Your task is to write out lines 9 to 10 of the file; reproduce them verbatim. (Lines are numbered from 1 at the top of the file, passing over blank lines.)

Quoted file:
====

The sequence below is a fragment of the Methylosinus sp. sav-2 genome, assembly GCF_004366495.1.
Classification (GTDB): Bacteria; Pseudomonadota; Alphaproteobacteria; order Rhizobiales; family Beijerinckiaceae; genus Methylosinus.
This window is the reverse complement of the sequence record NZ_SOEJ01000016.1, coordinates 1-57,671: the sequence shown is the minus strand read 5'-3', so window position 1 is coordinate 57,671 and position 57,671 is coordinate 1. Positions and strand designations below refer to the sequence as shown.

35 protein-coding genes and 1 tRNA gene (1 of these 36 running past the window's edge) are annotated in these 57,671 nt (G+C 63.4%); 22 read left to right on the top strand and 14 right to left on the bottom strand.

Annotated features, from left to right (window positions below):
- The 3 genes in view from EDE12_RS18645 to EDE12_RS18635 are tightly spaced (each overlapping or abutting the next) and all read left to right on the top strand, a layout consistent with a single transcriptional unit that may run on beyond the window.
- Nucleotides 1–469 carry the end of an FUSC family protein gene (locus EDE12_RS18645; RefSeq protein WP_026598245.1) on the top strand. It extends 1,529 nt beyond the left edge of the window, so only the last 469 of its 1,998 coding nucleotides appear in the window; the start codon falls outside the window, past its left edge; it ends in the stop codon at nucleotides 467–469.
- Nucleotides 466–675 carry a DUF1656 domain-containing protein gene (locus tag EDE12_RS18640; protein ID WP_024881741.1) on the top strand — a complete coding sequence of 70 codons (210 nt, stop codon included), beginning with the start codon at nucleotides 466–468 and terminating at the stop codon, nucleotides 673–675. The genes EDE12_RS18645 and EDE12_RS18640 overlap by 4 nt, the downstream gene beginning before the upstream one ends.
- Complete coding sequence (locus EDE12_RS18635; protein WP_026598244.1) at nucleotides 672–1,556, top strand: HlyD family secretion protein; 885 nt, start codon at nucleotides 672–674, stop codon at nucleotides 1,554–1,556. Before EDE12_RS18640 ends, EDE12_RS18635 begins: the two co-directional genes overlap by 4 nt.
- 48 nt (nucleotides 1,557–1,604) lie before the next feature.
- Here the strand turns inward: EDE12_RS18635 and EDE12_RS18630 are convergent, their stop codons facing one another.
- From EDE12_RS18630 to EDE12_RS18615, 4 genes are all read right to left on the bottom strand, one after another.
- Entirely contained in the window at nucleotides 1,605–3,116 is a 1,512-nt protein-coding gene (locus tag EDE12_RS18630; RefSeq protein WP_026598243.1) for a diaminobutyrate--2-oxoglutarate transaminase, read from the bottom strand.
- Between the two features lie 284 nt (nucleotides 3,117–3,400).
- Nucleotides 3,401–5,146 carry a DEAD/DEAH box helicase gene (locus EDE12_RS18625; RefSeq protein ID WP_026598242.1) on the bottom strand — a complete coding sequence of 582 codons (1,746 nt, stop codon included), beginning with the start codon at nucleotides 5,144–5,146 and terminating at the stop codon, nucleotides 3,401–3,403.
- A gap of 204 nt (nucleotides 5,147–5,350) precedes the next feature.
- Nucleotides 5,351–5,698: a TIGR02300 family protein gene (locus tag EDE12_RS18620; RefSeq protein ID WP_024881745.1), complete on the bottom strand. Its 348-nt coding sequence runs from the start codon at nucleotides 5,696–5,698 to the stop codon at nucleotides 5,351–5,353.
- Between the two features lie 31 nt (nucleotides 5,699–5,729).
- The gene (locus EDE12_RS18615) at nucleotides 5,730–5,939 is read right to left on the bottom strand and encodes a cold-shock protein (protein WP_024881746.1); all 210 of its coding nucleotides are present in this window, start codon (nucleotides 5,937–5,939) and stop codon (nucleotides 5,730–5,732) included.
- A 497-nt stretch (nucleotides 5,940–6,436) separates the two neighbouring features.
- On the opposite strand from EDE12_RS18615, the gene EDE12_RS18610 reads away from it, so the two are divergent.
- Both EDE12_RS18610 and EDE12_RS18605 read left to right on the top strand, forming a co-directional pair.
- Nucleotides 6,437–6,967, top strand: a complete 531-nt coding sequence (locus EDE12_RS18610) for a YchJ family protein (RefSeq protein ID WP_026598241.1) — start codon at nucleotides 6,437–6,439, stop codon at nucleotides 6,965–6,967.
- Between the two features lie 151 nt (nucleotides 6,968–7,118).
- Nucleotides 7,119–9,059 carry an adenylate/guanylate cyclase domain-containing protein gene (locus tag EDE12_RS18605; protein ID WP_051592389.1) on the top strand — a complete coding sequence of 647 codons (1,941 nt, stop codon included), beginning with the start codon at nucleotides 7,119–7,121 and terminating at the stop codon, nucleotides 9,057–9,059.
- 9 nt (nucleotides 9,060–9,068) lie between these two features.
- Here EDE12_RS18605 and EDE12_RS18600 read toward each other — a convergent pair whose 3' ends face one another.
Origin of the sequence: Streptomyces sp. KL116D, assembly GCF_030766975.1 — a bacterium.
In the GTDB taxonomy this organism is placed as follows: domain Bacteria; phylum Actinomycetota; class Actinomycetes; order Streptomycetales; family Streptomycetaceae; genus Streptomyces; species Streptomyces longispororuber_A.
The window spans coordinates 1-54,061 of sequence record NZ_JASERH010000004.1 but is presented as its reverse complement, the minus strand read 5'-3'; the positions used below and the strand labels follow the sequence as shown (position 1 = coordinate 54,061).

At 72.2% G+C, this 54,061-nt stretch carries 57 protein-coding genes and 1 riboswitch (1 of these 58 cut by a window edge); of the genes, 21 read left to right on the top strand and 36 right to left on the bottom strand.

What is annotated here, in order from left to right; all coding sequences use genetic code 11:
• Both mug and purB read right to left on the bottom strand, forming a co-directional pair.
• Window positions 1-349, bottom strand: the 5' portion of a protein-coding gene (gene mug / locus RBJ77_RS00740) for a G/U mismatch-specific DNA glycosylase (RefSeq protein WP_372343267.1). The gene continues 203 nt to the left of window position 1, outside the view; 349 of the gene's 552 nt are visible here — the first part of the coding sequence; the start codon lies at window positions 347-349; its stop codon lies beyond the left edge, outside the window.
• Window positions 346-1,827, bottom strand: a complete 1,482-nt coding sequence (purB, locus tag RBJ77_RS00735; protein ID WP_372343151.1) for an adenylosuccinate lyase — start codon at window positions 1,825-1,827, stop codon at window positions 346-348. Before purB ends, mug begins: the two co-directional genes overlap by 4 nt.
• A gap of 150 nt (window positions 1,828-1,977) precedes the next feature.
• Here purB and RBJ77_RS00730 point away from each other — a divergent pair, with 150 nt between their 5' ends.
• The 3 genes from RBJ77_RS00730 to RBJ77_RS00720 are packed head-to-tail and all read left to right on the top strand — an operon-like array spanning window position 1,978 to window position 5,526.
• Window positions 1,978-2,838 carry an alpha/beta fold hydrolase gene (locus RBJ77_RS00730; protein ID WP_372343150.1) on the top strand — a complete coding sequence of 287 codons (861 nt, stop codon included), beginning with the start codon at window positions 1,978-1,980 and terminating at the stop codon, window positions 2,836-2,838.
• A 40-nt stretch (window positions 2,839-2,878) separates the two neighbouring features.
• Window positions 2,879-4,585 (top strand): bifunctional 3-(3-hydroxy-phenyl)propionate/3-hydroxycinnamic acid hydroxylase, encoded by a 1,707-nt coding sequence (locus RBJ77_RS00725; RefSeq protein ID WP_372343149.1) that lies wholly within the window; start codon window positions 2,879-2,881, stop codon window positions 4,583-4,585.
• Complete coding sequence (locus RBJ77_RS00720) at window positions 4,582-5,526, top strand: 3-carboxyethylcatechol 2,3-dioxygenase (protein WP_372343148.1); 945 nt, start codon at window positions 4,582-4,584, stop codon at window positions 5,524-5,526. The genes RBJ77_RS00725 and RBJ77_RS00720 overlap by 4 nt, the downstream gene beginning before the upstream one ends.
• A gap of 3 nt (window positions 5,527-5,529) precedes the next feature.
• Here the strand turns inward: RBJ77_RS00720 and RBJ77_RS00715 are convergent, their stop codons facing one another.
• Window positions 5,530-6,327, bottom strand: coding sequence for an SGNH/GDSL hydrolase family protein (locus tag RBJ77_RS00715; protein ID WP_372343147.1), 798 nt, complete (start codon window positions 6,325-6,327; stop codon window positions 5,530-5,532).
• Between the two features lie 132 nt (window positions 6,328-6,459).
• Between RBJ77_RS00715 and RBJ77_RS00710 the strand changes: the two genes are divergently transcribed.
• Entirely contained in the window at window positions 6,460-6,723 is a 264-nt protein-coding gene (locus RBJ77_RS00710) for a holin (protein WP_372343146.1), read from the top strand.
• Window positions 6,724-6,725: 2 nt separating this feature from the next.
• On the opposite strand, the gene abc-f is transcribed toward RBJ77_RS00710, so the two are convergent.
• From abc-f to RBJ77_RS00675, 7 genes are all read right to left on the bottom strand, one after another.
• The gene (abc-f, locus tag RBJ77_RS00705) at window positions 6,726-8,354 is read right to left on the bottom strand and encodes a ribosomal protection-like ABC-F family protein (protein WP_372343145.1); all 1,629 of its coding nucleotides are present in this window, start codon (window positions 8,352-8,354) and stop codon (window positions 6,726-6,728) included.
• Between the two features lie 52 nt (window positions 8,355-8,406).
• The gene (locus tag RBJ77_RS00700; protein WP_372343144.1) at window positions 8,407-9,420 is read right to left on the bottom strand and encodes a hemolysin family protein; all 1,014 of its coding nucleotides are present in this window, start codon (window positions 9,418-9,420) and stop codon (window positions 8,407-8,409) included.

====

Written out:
- Complete coding sequence (locus EDE12_RS18635; protein WP_026598244.1) at nucleotides 672–1,556, top strand: HlyD family secretion protein; 885 nt, start codon at nucleotides 672–674, stop codon at nucleotides 1,554–1,556. Before EDE12_RS18640 ends, EDE12_RS18635 begins: the two co-directional genes overlap by 4 nt.
- 48 nt (nucleotides 1,557–1,604) lie before the next feature.